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A view of Moo Bar and communal seating at Milk Market. Photograph by Sarah Boyum

Where We’re Eating, August 2018

The restaurants, drinks, and dishes on our dining radar this month.

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Q House

Photograph by Sarah Boyum

When this modern Chinese restaurant opened three months ago on East Colfax Avenue, comparisons to RiNo’s celebrated Hop Alley were inevitable. There are similarities—loud music, open kitchens, unique spins on fried rice, playful cocktails—but Q House has a laid-back vibe that keeps the spotlight on the food of Taiwanese chef Christopher Lin (formerly of New York City’s Momofuku and Tabla). Sit at the chef’s counter for views of Lin and his crew frying salt-and-pepper shrimp, garnishing pork belly buns with pickled mustard greens, and drizzling pig ear salads (pictured) with chile oil. The tongue-tingling food pairs well with Q House’s refreshing drinks—try the aloe spritz. And, Q House has one thing Hop Alley doesn’t: a sunny patio. 3421 E. Colfax Ave., 720-729-8887

Babajoon’s

We suffered through our share of mediocre kebabs—overcooked and dry or bland and under-charred—before tasting the flame-grilled light at fast-casual Babajoon’s. The five-year-old Westminster Persian restaurant, owned by the Iranian-born Azamian family, keeps skewered morsels of chicken and cylinders of onion-flecked ground beef (“kubideh”) ultra juicy. The menu offers other Iranian specialties too, including a garlicky stew of eggplant, tomato, and egg (“mirza”), served with clay-oven-baked flatbread and tangy pickled vegetables (“torshi”). Try the saffron-rosewater-pistachio ice cream for dessert; the not-too-sweet treat is equally sure to please. 1005 W. 120th Ave., Suite 250, Westminster, 303-974-5400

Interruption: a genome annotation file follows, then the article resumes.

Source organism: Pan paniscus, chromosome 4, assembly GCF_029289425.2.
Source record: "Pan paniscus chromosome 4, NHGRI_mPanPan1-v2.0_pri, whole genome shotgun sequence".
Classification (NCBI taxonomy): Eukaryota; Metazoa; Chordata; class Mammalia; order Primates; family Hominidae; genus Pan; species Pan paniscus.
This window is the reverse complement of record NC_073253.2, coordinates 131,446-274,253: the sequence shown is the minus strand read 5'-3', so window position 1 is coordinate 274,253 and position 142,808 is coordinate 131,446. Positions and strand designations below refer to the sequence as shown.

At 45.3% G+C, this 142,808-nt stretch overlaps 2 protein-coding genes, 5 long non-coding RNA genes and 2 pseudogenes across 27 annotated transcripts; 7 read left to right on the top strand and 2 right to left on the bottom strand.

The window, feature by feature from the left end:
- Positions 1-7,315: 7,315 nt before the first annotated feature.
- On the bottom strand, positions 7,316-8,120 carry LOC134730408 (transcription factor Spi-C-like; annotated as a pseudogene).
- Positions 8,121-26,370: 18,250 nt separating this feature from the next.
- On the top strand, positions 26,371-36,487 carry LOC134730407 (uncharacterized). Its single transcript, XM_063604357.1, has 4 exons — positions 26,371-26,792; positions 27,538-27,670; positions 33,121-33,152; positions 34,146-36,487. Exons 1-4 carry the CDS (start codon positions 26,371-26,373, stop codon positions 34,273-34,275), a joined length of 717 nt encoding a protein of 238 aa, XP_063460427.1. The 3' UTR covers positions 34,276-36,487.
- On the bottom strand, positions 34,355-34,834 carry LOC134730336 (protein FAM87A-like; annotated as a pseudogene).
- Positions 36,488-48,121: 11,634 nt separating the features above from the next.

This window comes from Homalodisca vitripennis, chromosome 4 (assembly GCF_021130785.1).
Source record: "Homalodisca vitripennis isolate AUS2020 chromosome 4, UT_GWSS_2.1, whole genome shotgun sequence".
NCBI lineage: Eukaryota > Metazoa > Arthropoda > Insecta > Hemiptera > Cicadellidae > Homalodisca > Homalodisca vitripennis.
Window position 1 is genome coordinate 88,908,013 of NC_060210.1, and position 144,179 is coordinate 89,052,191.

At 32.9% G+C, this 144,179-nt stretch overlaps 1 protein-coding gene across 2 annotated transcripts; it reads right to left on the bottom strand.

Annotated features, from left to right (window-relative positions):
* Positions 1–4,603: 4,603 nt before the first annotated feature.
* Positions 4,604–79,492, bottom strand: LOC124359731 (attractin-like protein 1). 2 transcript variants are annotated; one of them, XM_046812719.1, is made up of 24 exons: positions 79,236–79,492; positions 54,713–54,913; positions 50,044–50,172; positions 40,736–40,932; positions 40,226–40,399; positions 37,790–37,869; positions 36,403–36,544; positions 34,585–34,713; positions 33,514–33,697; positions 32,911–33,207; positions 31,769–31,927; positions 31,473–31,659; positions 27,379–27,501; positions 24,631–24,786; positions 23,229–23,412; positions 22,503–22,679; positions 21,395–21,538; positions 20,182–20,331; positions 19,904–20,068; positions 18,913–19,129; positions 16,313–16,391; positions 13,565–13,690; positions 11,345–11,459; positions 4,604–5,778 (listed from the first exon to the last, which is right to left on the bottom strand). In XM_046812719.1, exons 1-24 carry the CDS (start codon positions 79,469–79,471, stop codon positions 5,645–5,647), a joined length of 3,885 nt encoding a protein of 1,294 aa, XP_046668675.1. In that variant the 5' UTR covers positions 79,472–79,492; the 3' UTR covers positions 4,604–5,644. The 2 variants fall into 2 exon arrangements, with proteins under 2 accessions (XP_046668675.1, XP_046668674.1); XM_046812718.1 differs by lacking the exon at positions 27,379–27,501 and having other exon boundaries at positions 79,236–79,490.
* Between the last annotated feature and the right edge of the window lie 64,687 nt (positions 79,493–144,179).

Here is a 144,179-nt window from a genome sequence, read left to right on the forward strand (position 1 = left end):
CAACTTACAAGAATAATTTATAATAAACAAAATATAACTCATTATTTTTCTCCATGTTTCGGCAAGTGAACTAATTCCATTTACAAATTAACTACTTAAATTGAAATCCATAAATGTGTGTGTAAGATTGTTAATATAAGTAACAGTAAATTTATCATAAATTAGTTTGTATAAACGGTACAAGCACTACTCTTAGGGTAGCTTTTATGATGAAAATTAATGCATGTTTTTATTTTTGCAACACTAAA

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Denver Milk Market

With three bars and 13 food stalls, your first (and second, and third) visit to Bonanno Concepts’ two-month-old Denver Milk Market, in LoDo’s Dairy Block, may feel overwhelming. Here’s how to milk the most from your experience: First, order a black-pepper-infused Gin & Treuse cocktail from Moo Bar, which anchors the corner space looking out to 18th and Wazee streets. Then, starting at Bonanno Brothers Pizzeria, walk clockwise through the circular layout, taking in the sights—freshly extruded fusilli at Mano Pastaria; Elevation Meats’ charcuterie hanging above S&G Salumeria; striking tile work at Albina By The Sea. Finally, park it at Lou’s Hot & Naked for the Nashville-hot-style bird chef-restaurateur Frank Bonanno perfected at his now-closed Lou’s Food Bar. Or avoid the herds by ordering via Milk Market’s online concierge service and picking up your grub at the main entrance. The Dairy Block, 1800 Wazee St., 303-792-8242

Seattle Fish Co. Celebrates 100 Years In Denver

Denver’s original fishmonger is throwing a party for its centennial—and you’re invited. –Denise Mickelsen

Photograph by Rachel Adams

In 1918, Mose Iacino, a 16-year-old Italian immigrant, began transporting fresh seafood from Seattle to Denver via the railroad, using sawdust and ice—which he had to replenish repeatedly over the weeklong journey—to keep the fish from spoiling. Mose then sold his piscine wares under the name Seattle Fish Co. at a little market on the Mile High City’s aptly named Market Street. Fast-forward a century, and Mose’s grandson, James Iacino, the current CEO of the company, reports annual sales in excess of $100 million; Seattle Fish Co. now supplies more than 11 million pounds of seafood and three million oysters every year to 2,100 restaurants and retailers from Boston to Los Angeles. Thankfully, such incredible volume hasn’t diminished the business’ commitment to sustainable sourcing—it’s marking its centennial with a symposium on the topic (see “If You Go” at left)—and support of local organizations including the Denver Zoo and Project Angel Heart. Also unchanged: the meaty mussels at Mercantile Dining & Provision in Union Station and the tender octopus that graces the tables at Boulder’s Frasca Food and Wine.

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